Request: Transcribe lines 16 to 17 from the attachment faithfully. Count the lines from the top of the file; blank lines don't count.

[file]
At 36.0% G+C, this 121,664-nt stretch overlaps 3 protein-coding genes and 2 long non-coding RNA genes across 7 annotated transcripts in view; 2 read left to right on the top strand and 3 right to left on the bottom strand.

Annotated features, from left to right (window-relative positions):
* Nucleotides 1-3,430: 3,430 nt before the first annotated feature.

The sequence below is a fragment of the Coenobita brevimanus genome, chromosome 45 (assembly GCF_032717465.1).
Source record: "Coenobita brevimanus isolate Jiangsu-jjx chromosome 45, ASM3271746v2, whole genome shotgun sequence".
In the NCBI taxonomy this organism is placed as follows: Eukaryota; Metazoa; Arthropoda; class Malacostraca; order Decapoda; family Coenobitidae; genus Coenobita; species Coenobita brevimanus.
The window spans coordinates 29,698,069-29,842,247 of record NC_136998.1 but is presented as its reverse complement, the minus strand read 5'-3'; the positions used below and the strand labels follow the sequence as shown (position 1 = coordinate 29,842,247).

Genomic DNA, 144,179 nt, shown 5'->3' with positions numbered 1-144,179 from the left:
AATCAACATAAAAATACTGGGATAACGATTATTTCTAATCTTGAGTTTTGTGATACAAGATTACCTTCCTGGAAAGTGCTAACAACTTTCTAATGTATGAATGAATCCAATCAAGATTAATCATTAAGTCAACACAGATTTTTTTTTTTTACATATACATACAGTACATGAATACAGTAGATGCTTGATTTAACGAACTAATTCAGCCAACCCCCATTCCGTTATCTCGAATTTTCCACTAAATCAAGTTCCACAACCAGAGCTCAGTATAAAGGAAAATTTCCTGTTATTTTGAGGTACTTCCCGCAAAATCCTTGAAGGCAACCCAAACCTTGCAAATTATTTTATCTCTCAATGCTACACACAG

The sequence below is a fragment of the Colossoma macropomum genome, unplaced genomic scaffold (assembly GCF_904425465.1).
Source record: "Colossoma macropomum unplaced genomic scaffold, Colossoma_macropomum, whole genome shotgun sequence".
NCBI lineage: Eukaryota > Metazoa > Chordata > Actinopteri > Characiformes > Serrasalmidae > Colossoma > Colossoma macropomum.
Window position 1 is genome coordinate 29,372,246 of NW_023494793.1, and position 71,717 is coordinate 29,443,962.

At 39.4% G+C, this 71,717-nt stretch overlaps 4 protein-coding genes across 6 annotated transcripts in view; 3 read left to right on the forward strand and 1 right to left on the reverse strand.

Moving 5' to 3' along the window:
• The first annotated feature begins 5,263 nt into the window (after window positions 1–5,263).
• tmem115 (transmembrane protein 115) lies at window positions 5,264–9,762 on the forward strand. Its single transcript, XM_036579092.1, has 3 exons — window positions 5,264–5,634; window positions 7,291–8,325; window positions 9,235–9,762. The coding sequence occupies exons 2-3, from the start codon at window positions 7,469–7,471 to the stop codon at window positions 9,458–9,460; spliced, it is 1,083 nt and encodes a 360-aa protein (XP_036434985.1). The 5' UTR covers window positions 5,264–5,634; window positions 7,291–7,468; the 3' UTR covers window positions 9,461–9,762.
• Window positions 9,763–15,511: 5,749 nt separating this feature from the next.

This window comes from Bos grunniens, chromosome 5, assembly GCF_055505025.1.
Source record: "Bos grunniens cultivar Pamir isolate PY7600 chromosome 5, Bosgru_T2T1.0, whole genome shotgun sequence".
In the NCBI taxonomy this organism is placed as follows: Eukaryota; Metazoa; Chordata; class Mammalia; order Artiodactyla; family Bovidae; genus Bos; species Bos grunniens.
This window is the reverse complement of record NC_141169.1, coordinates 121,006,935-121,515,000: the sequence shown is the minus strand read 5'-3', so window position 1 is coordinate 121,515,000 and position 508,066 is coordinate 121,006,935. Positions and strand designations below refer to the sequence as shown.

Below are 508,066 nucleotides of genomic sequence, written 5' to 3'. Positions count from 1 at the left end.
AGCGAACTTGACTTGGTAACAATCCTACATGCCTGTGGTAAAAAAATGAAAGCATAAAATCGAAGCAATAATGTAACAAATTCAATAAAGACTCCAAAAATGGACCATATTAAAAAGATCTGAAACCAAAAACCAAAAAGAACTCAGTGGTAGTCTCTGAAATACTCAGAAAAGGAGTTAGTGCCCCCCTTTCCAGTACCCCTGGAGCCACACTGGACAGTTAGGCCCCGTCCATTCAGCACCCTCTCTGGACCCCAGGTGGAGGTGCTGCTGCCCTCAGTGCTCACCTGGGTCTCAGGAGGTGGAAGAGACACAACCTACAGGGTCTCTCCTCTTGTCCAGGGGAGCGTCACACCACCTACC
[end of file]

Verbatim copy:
• The first annotated feature begins 5,263 nt into the window (after window positions 1–5,263).
• tmem115 (transmembrane protein 115) lies at window positions 5,264–9,762 on the forward strand. Its single transcript, XM_036579092.1, has 3 exons — window positions 5,264–5,634; window positions 7,291–8,325; window positions 9,235–9,762. The coding sequence occupies exons 2-3, from the start codon at window positions 7,469–7,471 to the stop codon at window positions 9,458–9,460; spliced, it is 1,083 nt and encodes a 360-aa protein (XP_036434985.1). The 5' UTR covers window positions 5,264–5,634; window positions 7,291–7,468; the 3' UTR covers window positions 9,461–9,762.